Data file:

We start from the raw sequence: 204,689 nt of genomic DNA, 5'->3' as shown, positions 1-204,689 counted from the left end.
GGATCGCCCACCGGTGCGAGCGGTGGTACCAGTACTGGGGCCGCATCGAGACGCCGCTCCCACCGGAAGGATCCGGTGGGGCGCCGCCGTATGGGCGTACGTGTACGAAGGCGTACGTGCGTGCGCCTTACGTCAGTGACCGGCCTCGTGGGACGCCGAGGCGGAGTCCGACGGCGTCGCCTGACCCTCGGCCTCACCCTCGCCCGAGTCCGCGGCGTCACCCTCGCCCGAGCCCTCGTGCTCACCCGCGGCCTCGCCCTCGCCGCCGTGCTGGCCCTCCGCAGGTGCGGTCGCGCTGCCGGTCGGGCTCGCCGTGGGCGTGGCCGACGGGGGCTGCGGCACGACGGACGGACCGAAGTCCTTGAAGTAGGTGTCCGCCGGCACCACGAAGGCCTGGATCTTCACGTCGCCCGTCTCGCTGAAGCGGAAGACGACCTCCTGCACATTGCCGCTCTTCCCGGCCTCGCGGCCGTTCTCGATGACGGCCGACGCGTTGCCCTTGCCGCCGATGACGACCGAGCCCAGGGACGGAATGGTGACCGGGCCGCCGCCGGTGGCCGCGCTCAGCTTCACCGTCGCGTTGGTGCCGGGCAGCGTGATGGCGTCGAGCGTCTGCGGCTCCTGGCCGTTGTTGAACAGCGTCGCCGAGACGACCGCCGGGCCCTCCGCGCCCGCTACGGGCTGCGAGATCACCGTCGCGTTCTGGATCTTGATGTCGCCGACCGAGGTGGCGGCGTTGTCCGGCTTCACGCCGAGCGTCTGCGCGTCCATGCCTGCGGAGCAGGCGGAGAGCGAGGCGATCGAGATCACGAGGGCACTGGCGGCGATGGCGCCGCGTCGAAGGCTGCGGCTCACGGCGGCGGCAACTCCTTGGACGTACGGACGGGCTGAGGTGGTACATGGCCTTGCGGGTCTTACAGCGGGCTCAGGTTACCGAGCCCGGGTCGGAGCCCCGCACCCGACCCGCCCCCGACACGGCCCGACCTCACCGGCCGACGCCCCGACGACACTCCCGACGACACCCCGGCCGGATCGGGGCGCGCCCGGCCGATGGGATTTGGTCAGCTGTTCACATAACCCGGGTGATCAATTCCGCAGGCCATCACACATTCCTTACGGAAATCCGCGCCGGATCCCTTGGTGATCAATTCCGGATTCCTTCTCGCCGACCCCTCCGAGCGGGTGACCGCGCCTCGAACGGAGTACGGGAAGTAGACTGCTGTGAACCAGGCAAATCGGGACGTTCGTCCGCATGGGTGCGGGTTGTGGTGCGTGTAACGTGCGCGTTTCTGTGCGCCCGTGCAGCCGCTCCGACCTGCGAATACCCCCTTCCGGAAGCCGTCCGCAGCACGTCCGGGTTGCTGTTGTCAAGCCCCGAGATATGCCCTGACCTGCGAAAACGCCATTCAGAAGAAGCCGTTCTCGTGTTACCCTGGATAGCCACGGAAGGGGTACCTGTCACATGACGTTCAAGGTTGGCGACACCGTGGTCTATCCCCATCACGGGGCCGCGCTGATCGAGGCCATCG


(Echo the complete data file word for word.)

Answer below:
We start from the raw sequence: 204,689 nt of genomic DNA, 5'->3' as shown, positions 1-204,689 counted from the left end.
GGATCGCCCACCGGTGCGAGCGGTGGTACCAGTACTGGGGCCGCATCGAGACGCCGCTCCCACCGGAAGGATCCGGTGGGGCGCCGCCGTATGGGCGTACGTGTACGAAGGCGTACGTGCGTGCGCCTTACGTCAGTGACCGGCCTCGTGGGACGCCGAGGCGGAGTCCGACGGCGTCGCCTGACCCTCGGCCTCACCCTCGCCCGAGTCCGCGGCGTCACCCTCGCCCGAGCCCTCGTGCTCACCCGCGGCCTCGCCCTCGCCGCCGTGCTGGCCCTCCGCAGGTGCGGTCGCGCTGCCGGTCGGGCTCGCCGTGGGCGTGGCCGACGGGGGCTGCGGCACGACGGACGGACCGAAGTCCTTGAAGTAGGTGTCCGCCGGCACCACGAAGGCCTGGATCTTCACGTCGCCCGTCTCGCTGAAGCGGAAGACGACCTCCTGCACATTGCCGCTCTTCCCGGCCTCGCGGCCGTTCTCGATGACGGCCGACGCGTTGCCCTTGCCGCCGATGACGACCGAGCCCAGGGACGGAATGGTGACCGGGCCGCCGCCGGTGGCCGCGCTCAGCTTCACCGTCGCGTTGGTGCCGGGCAGCGTGATGGCGTCGAGCGTCTGCGGCTCCTGGCCGTTGTTGAACAGCGTCGCCGAGACGACCGCCGGGCCCTCCGCGCCCGCTACGGGCTGCGAGATCACCGTCGCGTTCTGGATCTTGATGTCGCCGACCGAGGTGGCGGCGTTGTCCGGCTTCACGCCGAGCGTCTGCGCGTCCATGCCTGCGGAGCAGGCGGAGAGCGAGGCGATCGAGATCACGAGGGCACTGGCGGCGATGGCGCCGCGTCGAAGGCTGCGGCTCACGGCGGCGGCAACTCCTTGGACGTACGGACGGGCTGAGGTGGTACATGGCCTTGCGGGTCTTACAGCGGGCTCAGGTTACCGAGCCCGGGTCGGAGCCCCGCACCCGACCCGCCCCCGACACGGCCCGACCTCACCGGCCGACGCCCCGACGACACTCCCGACGACACCCCGGCCGGATCGGGGCGCGCCCGGCCGATGGGATTTGGTCAGCTGTTCACATAACCCGGGTGATCAATTCCGCAGGCCATCACACATTCCTTACGGAAATCCGCGCCGGATCCCTTGGTGATCAATTCCGGATTCCTTCTCGCCGACCCCTCCGAGCGGGTGACCGCGCCTCGAACGGAGTACGGGAAGTAGACTGCTGTGAACCAGGCAAATCGGGACGTTCGTCCGCATGGGTGCGGGTTGTGGTGCGTGTAACGTGCGCGTTTCTGTGCGCCCGTGCAGCCGCTCCGACCTGCGAATACCCCCTTCCGGAAGCCGTCCGCAGCACGTCCGGGTTGCTGTTGTCAAGCCCCGAGATATGCCCTGACCTGCGAAAACGCCATTCAGAAGAAGCCGTTCTCGTGTTACCCTGGATAGCCACGGAAGGGGTACCTGTCACATGACGTTCAAGGTTGGCGACACCGTGGTCTATCCCCATCACGGGGCCGCGCTGATCGAGGCCATCG